Ouya will launch with over 170 titles on offer, including exclusives like Towerfall, and with more inbound such as Kim Swift's Soul Fjord. But Ouya's success or failure won't be determined by individual titles, but rather the strength of the unconsole's entire library.

When people buy a system, they want to know there's not going to be a dearth of compelling titles to enjoy. Sure, developers are excited about the idea behind Ouya, but how many will be willing to actually port over and support their titles on the system?

That's all before you consider that those behind Ouya have placed hurdles in the way of any Android developer looking to make the leap.

The decision to build Ouya around its own app marketplace rather than those already establish, the decision to use an input largely unfamiliar to mobile gaming, and the move to focus on a unique gamepad API instead of established HID protocols all threaten to derail attempts by developers to bolster the machine with ports.

Likewise, N-Gage's failure was also in part down to the fact it lacked compelling content of its own.

It had some hidden gems, but - in comparison to what Nintendo and later Sony was offering – it was a no brainer that consumers opted to support established handhelds rather than Nokia's newcomer.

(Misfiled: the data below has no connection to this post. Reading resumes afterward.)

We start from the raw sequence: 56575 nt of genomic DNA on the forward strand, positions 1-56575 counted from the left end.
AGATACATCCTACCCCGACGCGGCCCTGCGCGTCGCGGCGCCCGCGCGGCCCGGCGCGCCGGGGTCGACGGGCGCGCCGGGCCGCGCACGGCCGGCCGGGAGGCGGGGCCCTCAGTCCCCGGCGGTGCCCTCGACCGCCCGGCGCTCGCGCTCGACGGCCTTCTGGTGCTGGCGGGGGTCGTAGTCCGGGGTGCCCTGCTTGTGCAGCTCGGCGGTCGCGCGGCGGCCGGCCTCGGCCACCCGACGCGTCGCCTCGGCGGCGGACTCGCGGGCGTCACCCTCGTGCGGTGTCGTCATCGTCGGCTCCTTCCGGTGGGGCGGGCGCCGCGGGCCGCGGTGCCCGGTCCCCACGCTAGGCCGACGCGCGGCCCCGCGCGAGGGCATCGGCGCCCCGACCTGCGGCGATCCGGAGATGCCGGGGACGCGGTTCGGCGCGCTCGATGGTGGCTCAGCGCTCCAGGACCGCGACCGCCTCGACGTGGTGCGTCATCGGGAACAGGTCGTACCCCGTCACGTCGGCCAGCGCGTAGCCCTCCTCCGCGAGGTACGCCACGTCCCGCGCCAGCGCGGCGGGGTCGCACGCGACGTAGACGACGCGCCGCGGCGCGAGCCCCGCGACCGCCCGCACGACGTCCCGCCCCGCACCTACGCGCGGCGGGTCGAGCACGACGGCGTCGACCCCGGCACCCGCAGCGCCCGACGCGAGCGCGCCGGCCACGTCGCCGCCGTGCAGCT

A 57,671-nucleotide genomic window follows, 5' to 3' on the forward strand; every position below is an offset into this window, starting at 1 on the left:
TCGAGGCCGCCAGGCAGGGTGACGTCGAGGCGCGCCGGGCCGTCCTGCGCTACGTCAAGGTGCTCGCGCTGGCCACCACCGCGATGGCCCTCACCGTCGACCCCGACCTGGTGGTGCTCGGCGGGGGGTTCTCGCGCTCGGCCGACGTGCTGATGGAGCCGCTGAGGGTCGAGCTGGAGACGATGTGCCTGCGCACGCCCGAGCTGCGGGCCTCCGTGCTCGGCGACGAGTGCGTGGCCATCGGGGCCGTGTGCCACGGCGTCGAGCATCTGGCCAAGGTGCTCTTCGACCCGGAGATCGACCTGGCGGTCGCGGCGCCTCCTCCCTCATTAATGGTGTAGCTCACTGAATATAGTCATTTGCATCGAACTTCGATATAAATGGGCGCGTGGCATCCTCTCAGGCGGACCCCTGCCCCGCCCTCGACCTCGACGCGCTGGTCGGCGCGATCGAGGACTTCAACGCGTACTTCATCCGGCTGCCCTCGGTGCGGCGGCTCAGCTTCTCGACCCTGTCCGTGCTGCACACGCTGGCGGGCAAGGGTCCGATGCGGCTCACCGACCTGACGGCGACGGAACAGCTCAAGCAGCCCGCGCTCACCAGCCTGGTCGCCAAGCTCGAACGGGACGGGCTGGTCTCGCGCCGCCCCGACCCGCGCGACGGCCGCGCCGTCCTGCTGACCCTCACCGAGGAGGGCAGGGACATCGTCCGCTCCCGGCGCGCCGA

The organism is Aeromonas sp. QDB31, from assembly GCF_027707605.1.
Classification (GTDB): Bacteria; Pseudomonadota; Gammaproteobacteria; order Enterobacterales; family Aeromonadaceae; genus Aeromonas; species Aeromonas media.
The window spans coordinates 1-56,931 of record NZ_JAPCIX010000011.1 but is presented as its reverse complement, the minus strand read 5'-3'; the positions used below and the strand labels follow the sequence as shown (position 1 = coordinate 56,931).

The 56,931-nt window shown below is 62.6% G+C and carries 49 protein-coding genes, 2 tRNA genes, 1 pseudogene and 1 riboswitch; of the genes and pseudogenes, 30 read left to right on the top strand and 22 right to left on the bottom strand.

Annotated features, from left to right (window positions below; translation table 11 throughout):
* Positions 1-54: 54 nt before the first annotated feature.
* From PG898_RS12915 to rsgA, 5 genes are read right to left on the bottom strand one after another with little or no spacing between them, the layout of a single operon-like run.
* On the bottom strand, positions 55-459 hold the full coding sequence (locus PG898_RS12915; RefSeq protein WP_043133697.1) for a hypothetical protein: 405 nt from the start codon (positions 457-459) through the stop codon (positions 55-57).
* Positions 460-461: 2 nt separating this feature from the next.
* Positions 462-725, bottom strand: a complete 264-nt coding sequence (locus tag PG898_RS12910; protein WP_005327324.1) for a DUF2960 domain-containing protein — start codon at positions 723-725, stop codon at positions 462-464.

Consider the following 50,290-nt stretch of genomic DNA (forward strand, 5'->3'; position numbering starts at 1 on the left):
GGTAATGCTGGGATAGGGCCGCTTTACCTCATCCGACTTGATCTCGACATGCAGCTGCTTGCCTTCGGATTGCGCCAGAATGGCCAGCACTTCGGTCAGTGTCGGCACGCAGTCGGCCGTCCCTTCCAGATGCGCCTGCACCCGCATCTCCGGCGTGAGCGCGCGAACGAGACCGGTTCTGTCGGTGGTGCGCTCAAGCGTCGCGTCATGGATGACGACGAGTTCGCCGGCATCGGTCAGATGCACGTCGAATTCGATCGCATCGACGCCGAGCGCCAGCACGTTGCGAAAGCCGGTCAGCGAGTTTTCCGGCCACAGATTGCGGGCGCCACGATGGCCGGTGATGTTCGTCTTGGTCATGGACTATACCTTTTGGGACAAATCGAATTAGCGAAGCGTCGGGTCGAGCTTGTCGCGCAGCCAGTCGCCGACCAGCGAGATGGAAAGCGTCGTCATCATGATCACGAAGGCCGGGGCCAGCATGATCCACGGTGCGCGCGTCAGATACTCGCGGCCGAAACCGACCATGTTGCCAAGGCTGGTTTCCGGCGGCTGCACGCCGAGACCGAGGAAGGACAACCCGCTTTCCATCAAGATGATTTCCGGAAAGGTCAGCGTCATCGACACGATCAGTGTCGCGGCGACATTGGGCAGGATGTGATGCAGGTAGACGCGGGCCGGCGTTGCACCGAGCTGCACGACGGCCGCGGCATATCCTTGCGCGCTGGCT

A matter of time

Which leads nicely to the third issue: it's possible to enter a new market too early.

The idea that mobile's can serve as a serious gaming system makes a lot of sense now, in 2013, but a decade previously, N-Gage appeared to be coming from left field.

Apple's iPhone and Android have both dramatically changed the public's perception of what a mobile is and what it can do.

On that basis, Nokia's N-Gage was arguably way ahead of its time – a product with the right vision but, owing to technical limitations at the time, wasn't able to deliver on it in the eyes of consumer.

Ouya's take on the 'unconsole', too, risks beigd ahead of its time.

Launching a new type of system just as two of the industry's established console players prepare to embark on their biggest transition in seven or more years might prove to be ill-advised – once again, a case of the right idea delivered at the wrong time.

It's also quite possible that, down the road, the unconsole model may be perfected by Apple and the sleeping giant that is Apple TV. It may also be the case GameStick or GamePop or one of the other unconsole upstarts has the real secret to success, and Ouya has just had better PR so far.

Maybe smart TVs will wind up making the whole unconsole model a moot point.

Maybe Sony's indie-friendly approach will ramp up and the firm will provide open developer access to the PS4. On the flip side, maybe Microsoft's vision of a connected Xbox platform across Xbox One, Windows 8 and Windows Phone will also bear fruit.

All of these businesses risk treading on Ouya's toes in one respect or another.